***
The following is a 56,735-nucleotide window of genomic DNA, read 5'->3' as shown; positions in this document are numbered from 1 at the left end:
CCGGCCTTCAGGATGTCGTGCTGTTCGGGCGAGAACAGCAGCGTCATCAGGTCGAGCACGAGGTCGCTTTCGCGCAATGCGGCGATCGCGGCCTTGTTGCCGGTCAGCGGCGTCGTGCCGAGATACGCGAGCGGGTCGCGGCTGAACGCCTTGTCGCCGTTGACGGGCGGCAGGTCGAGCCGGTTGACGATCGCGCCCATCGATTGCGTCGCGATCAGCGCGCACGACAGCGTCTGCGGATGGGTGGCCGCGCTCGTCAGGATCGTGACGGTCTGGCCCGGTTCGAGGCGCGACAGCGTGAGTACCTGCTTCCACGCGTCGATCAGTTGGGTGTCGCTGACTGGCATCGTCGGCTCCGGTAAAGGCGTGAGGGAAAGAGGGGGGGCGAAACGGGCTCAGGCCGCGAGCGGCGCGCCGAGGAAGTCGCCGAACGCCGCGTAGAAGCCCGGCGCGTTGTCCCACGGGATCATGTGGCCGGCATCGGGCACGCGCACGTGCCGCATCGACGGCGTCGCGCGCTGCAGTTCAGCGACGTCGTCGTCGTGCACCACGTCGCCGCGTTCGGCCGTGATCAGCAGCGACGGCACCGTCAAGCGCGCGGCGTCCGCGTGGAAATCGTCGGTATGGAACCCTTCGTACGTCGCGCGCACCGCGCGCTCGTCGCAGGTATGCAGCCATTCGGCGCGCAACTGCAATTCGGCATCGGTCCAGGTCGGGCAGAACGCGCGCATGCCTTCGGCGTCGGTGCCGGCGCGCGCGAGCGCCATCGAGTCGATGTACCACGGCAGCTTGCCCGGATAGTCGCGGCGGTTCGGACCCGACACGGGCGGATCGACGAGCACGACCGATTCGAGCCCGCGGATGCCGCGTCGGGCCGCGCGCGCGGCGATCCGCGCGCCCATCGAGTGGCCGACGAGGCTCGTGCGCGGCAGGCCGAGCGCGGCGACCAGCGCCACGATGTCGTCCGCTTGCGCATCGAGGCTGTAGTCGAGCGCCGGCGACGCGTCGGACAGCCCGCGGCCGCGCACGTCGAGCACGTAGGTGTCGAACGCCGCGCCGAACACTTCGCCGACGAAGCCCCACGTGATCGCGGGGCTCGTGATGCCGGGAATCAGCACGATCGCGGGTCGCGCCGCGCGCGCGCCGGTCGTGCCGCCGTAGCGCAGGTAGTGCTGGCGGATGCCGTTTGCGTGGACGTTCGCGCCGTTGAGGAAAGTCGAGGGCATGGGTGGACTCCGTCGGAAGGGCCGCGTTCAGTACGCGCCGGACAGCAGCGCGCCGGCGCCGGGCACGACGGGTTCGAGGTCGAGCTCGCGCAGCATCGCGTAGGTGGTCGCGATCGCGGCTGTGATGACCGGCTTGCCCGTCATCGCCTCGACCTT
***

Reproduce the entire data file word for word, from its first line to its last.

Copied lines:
The following is a 56,735-nucleotide window of genomic DNA, read 5'->3' as shown; positions in this document are numbered from 1 at the left end:
CCGGCCTTCAGGATGTCGTGCTGTTCGGGCGAGAACAGCAGCGTCATCAGGTCGAGCACGAGGTCGCTTTCGCGCAATGCGGCGATCGCGGCCTTGTTGCCGGTCAGCGGCGTCGTGCCGAGATACGCGAGCGGGTCGCGGCTGAACGCCTTGTCGCCGTTGACGGGCGGCAGGTCGAGCCGGTTGACGATCGCGCCCATCGATTGCGTCGCGATCAGCGCGCACGACAGCGTCTGCGGATGGGTGGCCGCGCTCGTCAGGATCGTGACGGTCTGGCCCGGTTCGAGGCGCGACAGCGTGAGTACCTGCTTCCACGCGTCGATCAGTTGGGTGTCGCTGACTGGCATCGTCGGCTCCGGTAAAGGCGTGAGGGAAAGAGGGGGGGCGAAACGGGCTCAGGCCGCGAGCGGCGCGCCGAGGAAGTCGCCGAACGCCGCGTAGAAGCCCGGCGCGTTGTCCCACGGGATCATGTGGCCGGCATCGGGCACGCGCACGTGCCGCATCGACGGCGTCGCGCGCTGCAGTTCAGCGACGTCGTCGTCGTGCACCACGTCGCCGCGTTCGGCCGTGATCAGCAGCGACGGCACCGTCAAGCGCGCGGCGTCCGCGTGGAAATCGTCGGTATGGAACCCTTCGTACGTCGCGCGCACCGCGCGCTCGTCGCAGGTATGCAGCCATTCGGCGCGCAACTGCAATTCGGCATCGGTCCAGGTCGGGCAGAACGCGCGCATGCCTTCGGCGTCGGTGCCGGCGCGCGCGAGCGCCATCGAGTCGATGTACCACGGCAGCTTGCCCGGATAGTCGCGGCGGTTCGGACCCGACACGGGCGGATCGACGAGCACGACCGATTCGAGCCCGCGGATGCCGCGTCGGGCCGCGCGCGCGGCGATCCGCGCGCCCATCGAGTGGCCGACGAGGCTCGTGCGCGGCAGGCCGAGCGCGGCGACCAGCGCCACGATGTCGTCCGCTTGCGCATCGAGGCTGTAGTCGAGCGCCGGCGACGCGTCGGACAGCCCGCGGCCGCGCACGTCGAGCACGTAGGTGTCGAACGCCGCGCCGAACACTTCGCCGACGAAGCCCCACGTGATCGCGGGGCTCGTGATGCCGGGAATCAGCACGATCGCGGGTCGCGCCGCGCGCGCGCCGGTCGTGCCGCCGTAGCGCAGGTAGTGCTGGCGGATGCCGTTTGCGTGGACGTTCGCGCCGTTGAGGAAAGTCGAGGGCATGGGTGGACTCCGTCGGAAGGGCCGCGTTCAGTACGCGCCGGACAGCAGCGCGCCGGCGCCGGGCACGACGGGTTCGAGGTCGAGCTCGCGCAGCATCGCGTAGGTGGTCGCGATCGCGGCTGTGATGACCGGCTTGCCCGTCATCGCCTCGACCTT